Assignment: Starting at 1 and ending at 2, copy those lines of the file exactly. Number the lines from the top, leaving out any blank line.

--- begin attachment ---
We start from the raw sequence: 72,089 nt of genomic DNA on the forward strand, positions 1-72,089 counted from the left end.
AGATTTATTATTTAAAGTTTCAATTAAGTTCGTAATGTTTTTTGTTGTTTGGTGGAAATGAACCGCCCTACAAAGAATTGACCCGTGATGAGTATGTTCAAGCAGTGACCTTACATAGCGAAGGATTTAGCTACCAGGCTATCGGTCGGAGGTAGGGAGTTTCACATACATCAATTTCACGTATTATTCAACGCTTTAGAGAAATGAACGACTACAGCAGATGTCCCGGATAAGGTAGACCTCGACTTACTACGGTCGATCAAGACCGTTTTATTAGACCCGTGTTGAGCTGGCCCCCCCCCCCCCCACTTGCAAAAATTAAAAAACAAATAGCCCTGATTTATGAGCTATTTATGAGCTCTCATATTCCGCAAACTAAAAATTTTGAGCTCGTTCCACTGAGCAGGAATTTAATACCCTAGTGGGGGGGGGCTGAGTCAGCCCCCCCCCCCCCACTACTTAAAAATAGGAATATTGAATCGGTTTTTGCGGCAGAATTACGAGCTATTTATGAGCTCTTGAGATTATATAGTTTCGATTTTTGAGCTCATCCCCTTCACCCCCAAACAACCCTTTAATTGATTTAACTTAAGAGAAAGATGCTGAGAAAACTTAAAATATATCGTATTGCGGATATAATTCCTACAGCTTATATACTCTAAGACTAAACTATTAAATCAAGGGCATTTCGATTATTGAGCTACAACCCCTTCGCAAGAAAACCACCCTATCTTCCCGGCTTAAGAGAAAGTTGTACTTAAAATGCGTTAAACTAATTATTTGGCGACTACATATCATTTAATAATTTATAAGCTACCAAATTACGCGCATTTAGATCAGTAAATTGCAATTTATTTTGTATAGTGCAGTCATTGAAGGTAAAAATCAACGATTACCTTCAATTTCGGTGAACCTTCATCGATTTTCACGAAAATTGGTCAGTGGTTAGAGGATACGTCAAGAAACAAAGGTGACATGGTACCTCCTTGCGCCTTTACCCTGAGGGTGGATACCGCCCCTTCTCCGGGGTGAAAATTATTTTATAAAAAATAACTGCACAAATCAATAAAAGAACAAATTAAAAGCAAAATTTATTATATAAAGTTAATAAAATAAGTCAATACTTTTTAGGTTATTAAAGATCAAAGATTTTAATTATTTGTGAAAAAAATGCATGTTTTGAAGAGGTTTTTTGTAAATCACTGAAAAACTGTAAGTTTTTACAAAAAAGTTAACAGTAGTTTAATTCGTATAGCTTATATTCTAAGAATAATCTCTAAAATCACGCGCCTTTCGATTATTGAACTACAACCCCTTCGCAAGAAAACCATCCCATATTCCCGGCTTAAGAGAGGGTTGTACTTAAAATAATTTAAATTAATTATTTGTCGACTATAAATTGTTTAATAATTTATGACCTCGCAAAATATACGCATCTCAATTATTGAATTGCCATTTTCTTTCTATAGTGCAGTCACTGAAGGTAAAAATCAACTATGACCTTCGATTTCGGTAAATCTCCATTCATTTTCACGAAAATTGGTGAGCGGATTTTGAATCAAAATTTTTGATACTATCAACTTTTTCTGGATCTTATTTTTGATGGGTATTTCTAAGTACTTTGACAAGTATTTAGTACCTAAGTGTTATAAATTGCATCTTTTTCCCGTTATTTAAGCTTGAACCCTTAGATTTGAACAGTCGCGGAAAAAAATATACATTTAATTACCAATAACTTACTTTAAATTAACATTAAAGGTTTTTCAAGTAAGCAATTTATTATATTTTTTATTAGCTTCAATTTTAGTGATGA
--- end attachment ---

We start from the raw sequence: 72,089 nt of genomic DNA on the forward strand, positions 1-72,089 counted from the left end.
AGATTTATTATTTAAAGTTTCAATTAAGTTCGTAATGTTTTTTGTTGTTTGGTGGAAATGAACCGCCCTACAAAGAATTGACCCGTGATGAGTATGTTCAAGCAGTGACCTTACATAGCGAAGGATTTAGCTACCAGGCTATCGGTCGGAGGTAGGGAGTTTCACATACATCAATTTCACGTATTATTCAACGCTTTAGAGAAATGAACGACTACAGCAGATGTCCCGGATAAGGTAGACCTCGACTTACTACGGTCGATCAAGACCGTTTTATTAGACCCGTGTTGAGCTGGCCCCCCCCCCCCCCACTTGCAAAAATTAAAAAACAAATAGCCCTGATTTATGAGCTATTTATGAGCTCTCATATTCCGCAAACTAAAAATTTTGAGCTCGTTCCACTGAGCAGGAATTTAATACCCTAGTGGGGGGGGGCTGAGTCAGCCCCCCCCCCCCCACTACTTAAAAATAGGAATATTGAATCGGTTTTTGCGGCAGAATTACGAGCTATTTATGAGCTCTTGAGATTATATAGTTTCGATTTTTGAGCTCATCCCCTTCACCCCCAAACAACCCTTTAATTGATTTAACTTAAGAGAAAGATGCTGAGAAAACTTAAAATATATCGTATTGCGGATATAATTCCTACAGCTTATATACTCTAAGACTAAACTATTAAATCAAGGGCATTTCGATTATTGAGCTACAACCCCTTCGCAAGAAAACCACCCTATCTTCCCGGCTTAAGAGAAAGTTGTACTTAAAATGCGTTAAACTAATTATTTGGCGACTACATATCATTTAATAATTTATAAGCTACCAAATTACGCGCATTTAGATCAGTAAATTGCAATTTATTTTGTATAGTGCAGTCATTGAAGGTAAAAATCAACGATTACCTTCAATTTCGGTGAACCTTCATCGATTTTCACGAAAATTGGTCAGTGGTTAGAGGATACGTCAAGAAACAAAGGTGACATGGTACCTCCTTGCGCCTTTACCCTGAGGGTGGATACCGCCCCTTCTCCGGGGTGAAAATTATTTTATAAAAAATAACTGCACAAATCAATAAAAGAACAAATTAAAAGCAAAATTTATTATATAAAGTTAATAAAATAAGTCAATACTTTTTAGGTTATTAAAGATCAAAGATTTTAATTATTTGTGAAAAAAATGCATGTTTTGAAGAGGTTTTTTGTAAATCACTGAAAAACTGTAAGTTTTTACAAAAAAGTTAACAGTAGTTTAATTCGTATAGCTTATATTCTAAGAATAATCTCTAAAATCACGCGCCTTTCGATTATTGAACTACAACCCCTTCGCAAGAAAACCATCCCATATTCCCGGCTTAAGAGAGGGTTGTACTTAAAATAATTTAAATTAATTATTTGTCGACTATAAATTGTTTAATAATTTATGACCTCGCAAAATATACGCATCTCAATTATTGAATTGCCATTTTCTTTCTATAGTGCAGTCACTGAAGGTAAAAATCAACTATGACCTTCGATTTCGGTAAATCTCCATTCATTTTCACGAAAATTGGTGAGCGGATTTTGAATCAAAATTTTTGATACTATCAACTTTTTCTGGATCTTATTTTTGATGGGTATTTCTAAGTACTTTGACAAGTATTTAGTACCTAAGTGTTATAAATTGCATCTTTTTCCCGTTATTTAAGCTTGAACCCTTAGATTTGAACAGTCGCGGAAAAAAATATACATTTAATTACCAATAACTTACTTTAAATTAACATTAAAGGTTTTTCAAGTAAGCAATTTATTATATTTTTTATTAGCTTCAATTTTAGTGATGA